By the mid-1800s, pies were part of our lexicon, Aussie and Meat Pie were joined at the hip. And the pie floater was born, a pie in a bowl of pea soup, you just can't beat it. Large scale manufacturing began in the late 1800s and early 1900s. The famous Sargents pies started up in Paddington around 1890. By the time of the opening of our first parliament in Canberra, an incredible amount were baked to celebrate, in excess of 10,000.
As we headed into the the twentieth century, Australia's affinity with the meat pie became part of our society. The pie shop stood alongside the pub as the permanent fixtures of every town and city, from coast to coast. Wherever Australian's gather, be it the beach, the footy, our schools, universities, train stations or country shows, there is the meat pie, available for all at an affordable price and able to be eaten with one hand.
But now, it's time to be a bit honest and say that some of our mass produced pies seem to come from unknown and doubtful parentage, where the rush for profits gets in the way of quality fresh ingredients and decent pastry.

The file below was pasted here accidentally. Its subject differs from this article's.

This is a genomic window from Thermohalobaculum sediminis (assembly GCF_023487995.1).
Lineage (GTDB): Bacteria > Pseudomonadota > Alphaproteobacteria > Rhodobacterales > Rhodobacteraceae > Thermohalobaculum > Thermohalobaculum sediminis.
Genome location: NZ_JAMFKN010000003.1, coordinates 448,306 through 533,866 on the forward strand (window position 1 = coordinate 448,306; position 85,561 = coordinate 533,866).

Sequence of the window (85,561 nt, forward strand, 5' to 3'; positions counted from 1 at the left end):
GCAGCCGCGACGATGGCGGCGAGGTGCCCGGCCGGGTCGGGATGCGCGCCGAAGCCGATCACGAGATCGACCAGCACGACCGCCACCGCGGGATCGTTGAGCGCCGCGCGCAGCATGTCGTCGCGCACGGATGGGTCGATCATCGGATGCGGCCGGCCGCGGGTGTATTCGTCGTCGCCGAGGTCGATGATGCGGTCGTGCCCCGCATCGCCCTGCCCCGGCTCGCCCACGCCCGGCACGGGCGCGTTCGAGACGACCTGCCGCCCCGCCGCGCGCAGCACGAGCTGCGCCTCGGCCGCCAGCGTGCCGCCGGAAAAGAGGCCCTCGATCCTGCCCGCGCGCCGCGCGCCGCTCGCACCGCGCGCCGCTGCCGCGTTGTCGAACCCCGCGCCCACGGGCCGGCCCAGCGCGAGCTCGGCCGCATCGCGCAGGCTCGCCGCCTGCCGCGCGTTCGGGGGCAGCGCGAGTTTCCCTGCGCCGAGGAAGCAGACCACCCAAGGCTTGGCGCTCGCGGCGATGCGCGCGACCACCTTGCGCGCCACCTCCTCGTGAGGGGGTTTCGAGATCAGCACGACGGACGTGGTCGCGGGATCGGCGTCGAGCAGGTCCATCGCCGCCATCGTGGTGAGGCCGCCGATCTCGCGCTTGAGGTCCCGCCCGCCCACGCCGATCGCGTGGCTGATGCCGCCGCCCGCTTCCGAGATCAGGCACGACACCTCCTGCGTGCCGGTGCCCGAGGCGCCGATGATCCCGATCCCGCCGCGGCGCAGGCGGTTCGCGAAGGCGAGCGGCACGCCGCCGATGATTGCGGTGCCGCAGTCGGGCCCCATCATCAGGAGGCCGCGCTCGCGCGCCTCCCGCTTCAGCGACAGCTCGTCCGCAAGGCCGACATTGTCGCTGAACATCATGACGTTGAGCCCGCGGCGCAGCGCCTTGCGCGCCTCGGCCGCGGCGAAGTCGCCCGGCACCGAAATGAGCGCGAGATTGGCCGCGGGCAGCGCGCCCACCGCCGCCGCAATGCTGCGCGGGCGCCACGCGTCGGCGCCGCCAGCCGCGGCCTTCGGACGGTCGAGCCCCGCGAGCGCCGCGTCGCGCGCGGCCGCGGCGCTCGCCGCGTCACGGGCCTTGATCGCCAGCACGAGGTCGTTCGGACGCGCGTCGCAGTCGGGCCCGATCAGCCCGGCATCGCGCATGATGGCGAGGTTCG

And of course, things sometimes go the other way; there are ongoing attempts to elevate the humble Aussie meat pie into something more than a pie for the masses. Goodonya to those who want to do so.
However, you just can't beat the classic home cooked Aussie meat pie, made from quality ingredients, in a wet but not drippy gravy, light and tasty, with a firm short-crust pastry base, a flaky puff pastry lid, topped with far too much tomato sauce, wrapped in a paper bag, with your name written all over it.
And that is what The Aussie Pie Shop is all about. Tasty and healthy tucker for all.
Which brings us to why The Aussie Pie Shop started in London....ahem, please stand to attention for the following.
I love a sunburnt country,
A land of sweeping plains,
Of ragged mountain ranges,
Of droughts and flooding rains.
I love her far horizons,
I love her jewel-sea,
Her beauty and her terror
The wide brown land for me!
Though Earth holds many splendours,
Wherever I may die,
I'll love that wide brown country
And all its Aussie pies.*
* with apologies to Dorothy